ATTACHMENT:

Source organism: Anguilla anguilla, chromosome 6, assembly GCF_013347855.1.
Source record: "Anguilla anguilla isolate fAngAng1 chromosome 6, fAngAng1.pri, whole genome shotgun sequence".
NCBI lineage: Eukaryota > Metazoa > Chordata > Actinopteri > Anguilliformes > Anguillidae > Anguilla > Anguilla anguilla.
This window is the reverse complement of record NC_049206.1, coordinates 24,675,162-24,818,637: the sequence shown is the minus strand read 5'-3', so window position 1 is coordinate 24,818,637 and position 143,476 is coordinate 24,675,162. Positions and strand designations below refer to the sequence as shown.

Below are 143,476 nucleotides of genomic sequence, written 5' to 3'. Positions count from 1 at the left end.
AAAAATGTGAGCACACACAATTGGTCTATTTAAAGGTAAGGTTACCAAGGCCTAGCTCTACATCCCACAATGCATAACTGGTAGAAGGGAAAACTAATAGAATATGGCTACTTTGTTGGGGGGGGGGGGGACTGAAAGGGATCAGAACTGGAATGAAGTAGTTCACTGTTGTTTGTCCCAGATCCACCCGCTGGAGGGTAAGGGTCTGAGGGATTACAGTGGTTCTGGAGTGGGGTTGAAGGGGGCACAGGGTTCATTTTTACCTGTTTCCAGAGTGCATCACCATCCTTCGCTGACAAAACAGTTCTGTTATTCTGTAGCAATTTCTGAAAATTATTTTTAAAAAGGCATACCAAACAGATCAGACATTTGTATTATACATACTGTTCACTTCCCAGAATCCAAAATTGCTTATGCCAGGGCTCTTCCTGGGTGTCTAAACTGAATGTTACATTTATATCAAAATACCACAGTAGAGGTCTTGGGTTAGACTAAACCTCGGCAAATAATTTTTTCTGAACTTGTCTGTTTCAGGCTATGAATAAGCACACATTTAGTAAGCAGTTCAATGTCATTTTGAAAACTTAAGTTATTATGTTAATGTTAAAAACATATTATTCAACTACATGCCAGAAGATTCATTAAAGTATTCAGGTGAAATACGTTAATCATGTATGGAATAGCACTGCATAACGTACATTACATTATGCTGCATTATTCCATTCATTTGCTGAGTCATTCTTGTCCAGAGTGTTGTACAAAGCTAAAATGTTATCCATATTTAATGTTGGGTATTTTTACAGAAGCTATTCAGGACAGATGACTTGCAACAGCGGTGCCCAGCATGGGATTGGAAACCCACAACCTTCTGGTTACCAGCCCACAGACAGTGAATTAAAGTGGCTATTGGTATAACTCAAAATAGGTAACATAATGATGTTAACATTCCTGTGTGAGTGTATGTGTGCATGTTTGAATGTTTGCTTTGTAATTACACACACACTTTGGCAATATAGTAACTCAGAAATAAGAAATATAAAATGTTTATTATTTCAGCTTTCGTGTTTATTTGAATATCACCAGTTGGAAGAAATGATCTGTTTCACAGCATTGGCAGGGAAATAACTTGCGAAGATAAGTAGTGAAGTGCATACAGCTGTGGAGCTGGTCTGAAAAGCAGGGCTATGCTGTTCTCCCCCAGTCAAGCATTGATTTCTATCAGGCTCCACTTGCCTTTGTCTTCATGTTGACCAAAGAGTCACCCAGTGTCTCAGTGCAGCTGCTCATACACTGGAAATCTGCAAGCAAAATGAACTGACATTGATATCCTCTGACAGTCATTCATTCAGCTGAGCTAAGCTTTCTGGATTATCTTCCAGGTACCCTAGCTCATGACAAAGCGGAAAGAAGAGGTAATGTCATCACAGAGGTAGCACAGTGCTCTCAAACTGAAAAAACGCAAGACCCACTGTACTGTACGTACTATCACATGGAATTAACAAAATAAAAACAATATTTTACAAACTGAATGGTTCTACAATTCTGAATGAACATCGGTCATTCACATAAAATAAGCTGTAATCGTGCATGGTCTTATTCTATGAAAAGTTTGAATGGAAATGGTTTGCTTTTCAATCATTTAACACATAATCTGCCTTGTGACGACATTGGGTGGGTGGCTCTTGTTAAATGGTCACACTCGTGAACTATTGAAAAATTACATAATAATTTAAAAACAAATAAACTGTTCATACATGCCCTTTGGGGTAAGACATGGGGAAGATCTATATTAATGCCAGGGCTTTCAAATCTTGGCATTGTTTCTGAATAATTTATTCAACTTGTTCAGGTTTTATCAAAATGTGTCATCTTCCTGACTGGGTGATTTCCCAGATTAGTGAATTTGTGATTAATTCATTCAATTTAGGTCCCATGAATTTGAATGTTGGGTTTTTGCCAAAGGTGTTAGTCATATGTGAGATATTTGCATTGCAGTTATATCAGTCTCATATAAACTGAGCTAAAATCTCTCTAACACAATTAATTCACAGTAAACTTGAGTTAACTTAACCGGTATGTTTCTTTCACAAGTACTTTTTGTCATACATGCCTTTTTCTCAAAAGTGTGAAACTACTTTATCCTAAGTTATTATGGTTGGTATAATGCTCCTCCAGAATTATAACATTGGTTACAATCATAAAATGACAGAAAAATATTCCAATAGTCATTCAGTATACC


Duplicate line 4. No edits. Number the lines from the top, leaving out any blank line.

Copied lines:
This window is the reverse complement of record NC_049206.1, coordinates 24,675,162-24,818,637: the sequence shown is the minus strand read 5'-3', so window position 1 is coordinate 24,818,637 and position 143,476 is coordinate 24,675,162. Positions and strand designations below refer to the sequence as shown.